They were dubbed ‘ugly ducklings’ due to their 60s and 70s architecture, but now two Leeds estate pubs are getting a new lease of life thanks to a combined £650,000 investment.
Pub company Star Pubs & Bars is giving a £300,000 makeover to the Penny Fun in Moor Allerton on the back of similar schemes at The Leodis in Halton and The Highfield in Beverley, East Yorkshire, in a move the firm says is creating jobs and attracting new customers.
Work will start on The Penny Fun this month and the pub will re-open in March. Star also plans to give the same treatment to the Reresby Arms in Thrybergh, Rotherham, later this year.
Chris Jowsey, trading director of Star Pubs & Bars, said: “70s estate pubs can be hidden gems. Whilst often unattractive, they are located in strong communities and have unrealised potential. They need investment to make them more attractive and to offer the quality customers want to ensure they are sustainable in the long term.
“Food and coffee are an increasingly important part of a pub’s appeal which we’re introducing to give people more reasons to visit these pubs.”
Star, the leased pub business of Heineken UK, is working with local pub operator Albion Partnerships on the transformation of The Penny Fun, which is based in the Moor Allerton Centre and described by the firm as one of its “ugly duckling 70s estate pubs”.
In 2009, the pub was described in a YEP review as being “a rather plain, squat little building, echoing the lack of architectural charm of the remainder of the Moor Allerton shopping centre”.
Ten jobs will be created as part of the move, and the interior and exterior of the pub will be overhauled to give it a more upmarket feel with a “warm and welcoming décor”.
Food, teas and coffee will be introduced for the first time as part of an effort to appeal to shoppers, women and families.
Andy Rickard of Albion Partnerships said: “This will be our second 70s transformation with Star. It brings The Penny Fun into the 21st century and will appeal to people shopping during the day wanting a comfortable and attractive place to have a great cup of coffee, afternoon tea or some good quality pub food.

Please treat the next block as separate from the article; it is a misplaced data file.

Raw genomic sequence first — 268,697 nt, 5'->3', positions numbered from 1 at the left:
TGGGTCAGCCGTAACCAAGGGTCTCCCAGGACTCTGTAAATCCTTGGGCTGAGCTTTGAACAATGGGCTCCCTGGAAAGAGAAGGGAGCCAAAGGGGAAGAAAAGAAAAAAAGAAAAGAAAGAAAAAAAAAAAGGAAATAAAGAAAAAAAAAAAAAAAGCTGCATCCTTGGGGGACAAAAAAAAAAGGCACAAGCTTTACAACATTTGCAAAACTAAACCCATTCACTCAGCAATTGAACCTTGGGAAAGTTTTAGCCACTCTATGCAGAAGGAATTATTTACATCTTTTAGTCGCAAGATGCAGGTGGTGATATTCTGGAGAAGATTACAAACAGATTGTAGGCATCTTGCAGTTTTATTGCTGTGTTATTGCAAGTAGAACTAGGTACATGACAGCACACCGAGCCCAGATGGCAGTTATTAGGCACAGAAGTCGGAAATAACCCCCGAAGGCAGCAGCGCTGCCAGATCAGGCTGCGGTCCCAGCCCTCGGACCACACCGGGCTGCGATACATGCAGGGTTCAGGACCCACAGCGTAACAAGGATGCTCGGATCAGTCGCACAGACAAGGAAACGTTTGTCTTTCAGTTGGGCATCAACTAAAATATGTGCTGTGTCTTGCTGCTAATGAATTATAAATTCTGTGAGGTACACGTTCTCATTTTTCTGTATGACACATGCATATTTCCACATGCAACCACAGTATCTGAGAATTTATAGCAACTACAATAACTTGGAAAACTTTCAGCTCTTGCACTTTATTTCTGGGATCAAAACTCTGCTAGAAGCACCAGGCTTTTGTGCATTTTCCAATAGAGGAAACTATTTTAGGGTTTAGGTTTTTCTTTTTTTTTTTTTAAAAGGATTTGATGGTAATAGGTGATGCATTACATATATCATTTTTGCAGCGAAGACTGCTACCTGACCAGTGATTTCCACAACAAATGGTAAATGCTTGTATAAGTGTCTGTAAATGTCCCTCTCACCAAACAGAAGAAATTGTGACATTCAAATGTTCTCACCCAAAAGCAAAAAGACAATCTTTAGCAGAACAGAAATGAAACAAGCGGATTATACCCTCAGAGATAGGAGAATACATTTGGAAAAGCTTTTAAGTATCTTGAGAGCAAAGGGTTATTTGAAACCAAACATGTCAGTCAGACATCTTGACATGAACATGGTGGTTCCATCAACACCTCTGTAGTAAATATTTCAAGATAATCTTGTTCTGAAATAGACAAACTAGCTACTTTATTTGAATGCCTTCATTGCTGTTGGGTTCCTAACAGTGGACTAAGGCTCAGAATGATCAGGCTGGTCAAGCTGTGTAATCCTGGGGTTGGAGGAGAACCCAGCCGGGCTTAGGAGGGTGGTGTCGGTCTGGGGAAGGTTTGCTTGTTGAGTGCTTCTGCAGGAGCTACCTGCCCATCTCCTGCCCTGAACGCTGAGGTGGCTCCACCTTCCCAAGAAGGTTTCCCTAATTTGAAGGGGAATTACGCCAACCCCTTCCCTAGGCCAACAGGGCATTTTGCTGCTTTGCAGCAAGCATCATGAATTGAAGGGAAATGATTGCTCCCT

“Our other 70s transformation is The Leodis in Halton, which reopened in November following a £350,000 refurbishment with Star. It has been taken more upmarket and is proving a great hit with locals.
“It was on its backside before the facelift and has seen trade double since. Ten new jobs were created on the back of the refurbishment.”
The Highfield in Beverley, formerly known as The Eager Beaver, re-opened in October after a £350,000 refurbishment, giving it a “town centre style with cladded exterior”. Bosses say trade has quadrupled since and 15 jobs have been created.
Sales of food have been so successful that they now account for 50 per cent of turnover and an extension is already needed.
Licensee Paul Miller said: “People who have not been in for 20 years are now in three times a week. We’re even selling plenty of £49 bottles of champagne - not bad for an estate pub.”
Star also plans to give the same treatment to the Reresby Arms in Thrybergh, Rotherham, and is looking for an entrepreneur to take on the lease and take the pub forward.
According to the company, the pub will be given a “new softer exterior to make it more appealing for summer drinking and re-modelled inside to enable it to offer coffee and dining”.